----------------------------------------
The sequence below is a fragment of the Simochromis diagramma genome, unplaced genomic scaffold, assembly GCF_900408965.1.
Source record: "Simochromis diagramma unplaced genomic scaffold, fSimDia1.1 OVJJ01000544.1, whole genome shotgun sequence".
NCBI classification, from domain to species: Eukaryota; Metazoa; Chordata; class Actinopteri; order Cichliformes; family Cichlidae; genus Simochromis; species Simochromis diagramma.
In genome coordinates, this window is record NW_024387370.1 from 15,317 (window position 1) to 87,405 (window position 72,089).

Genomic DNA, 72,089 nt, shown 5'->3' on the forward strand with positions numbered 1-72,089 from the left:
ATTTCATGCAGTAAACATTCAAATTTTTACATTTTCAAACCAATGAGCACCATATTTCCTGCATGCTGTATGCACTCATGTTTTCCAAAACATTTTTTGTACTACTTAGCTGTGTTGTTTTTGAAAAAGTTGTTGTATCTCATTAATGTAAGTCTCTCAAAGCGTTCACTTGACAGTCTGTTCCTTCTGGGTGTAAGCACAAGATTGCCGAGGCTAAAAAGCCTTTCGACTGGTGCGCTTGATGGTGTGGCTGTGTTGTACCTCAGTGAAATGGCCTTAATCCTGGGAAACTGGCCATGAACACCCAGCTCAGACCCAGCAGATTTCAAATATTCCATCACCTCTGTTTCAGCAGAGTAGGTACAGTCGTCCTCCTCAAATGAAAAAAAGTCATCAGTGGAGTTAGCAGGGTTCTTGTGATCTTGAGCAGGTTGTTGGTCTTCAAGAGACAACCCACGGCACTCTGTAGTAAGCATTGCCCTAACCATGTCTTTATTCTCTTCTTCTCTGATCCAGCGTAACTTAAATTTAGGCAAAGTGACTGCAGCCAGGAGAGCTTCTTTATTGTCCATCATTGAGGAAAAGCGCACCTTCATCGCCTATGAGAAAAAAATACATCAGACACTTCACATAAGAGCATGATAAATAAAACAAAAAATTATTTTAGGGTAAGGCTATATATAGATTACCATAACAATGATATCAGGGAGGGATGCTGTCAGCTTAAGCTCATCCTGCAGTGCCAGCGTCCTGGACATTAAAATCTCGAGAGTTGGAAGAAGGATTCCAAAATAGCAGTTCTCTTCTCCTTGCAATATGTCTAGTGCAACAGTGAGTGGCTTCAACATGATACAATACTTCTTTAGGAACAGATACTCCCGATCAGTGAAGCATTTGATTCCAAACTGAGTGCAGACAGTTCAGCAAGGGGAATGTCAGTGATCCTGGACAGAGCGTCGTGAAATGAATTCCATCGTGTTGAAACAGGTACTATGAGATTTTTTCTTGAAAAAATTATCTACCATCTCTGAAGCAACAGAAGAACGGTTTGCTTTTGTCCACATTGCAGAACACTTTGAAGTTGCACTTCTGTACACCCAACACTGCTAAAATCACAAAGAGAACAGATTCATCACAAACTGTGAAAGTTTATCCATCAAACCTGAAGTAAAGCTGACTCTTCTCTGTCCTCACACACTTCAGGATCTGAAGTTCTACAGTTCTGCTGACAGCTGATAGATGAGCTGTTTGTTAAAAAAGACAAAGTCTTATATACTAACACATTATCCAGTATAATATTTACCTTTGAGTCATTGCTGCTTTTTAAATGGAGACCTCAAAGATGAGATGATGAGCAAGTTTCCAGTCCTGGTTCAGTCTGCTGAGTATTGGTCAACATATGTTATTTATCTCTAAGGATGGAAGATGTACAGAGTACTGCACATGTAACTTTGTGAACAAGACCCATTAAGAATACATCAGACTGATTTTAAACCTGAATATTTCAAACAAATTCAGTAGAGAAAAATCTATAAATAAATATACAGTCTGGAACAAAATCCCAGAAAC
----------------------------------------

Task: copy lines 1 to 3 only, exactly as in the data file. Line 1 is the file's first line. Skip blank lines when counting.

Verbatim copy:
The sequence below is a fragment of the Simochromis diagramma genome, unplaced genomic scaffold, assembly GCF_900408965.1.
Source record: "Simochromis diagramma unplaced genomic scaffold, fSimDia1.1 OVJJ01000544.1, whole genome shotgun sequence".
NCBI classification, from domain to species: Eukaryota; Metazoa; Chordata; class Actinopteri; order Cichliformes; family Cichlidae; genus Simochromis; species Simochromis diagramma.